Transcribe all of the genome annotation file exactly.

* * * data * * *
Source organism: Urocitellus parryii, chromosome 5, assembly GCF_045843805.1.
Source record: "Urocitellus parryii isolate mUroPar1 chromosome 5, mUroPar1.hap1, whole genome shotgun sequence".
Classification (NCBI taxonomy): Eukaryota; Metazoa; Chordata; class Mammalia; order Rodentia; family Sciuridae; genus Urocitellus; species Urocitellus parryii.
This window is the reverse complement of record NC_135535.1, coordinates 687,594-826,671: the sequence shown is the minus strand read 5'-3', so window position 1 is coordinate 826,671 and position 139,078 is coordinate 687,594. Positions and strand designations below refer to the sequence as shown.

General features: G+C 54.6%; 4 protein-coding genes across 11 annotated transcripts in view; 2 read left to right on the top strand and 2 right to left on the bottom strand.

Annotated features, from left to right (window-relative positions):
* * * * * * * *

Source organism: Urocitellus parryii, chromosome 5, assembly GCF_045843805.1.
Source record: "Urocitellus parryii isolate mUroPar1 chromosome 5, mUroPar1.hap1, whole genome shotgun sequence".
Classification (NCBI taxonomy): Eukaryota; Metazoa; Chordata; class Mammalia; order Rodentia; family Sciuridae; genus Urocitellus; species Urocitellus parryii.
This window is the reverse complement of record NC_135535.1, coordinates 687,594-826,671: the sequence shown is the minus strand read 5'-3', so window position 1 is coordinate 826,671 and position 139,078 is coordinate 687,594. Positions and strand designations below refer to the sequence as shown.

General features: G+C 54.6%; 4 protein-coding genes across 11 annotated transcripts in view; 2 read left to right on the top strand and 2 right to left on the bottom strand.

Annotated features, from left to right (window-relative positions):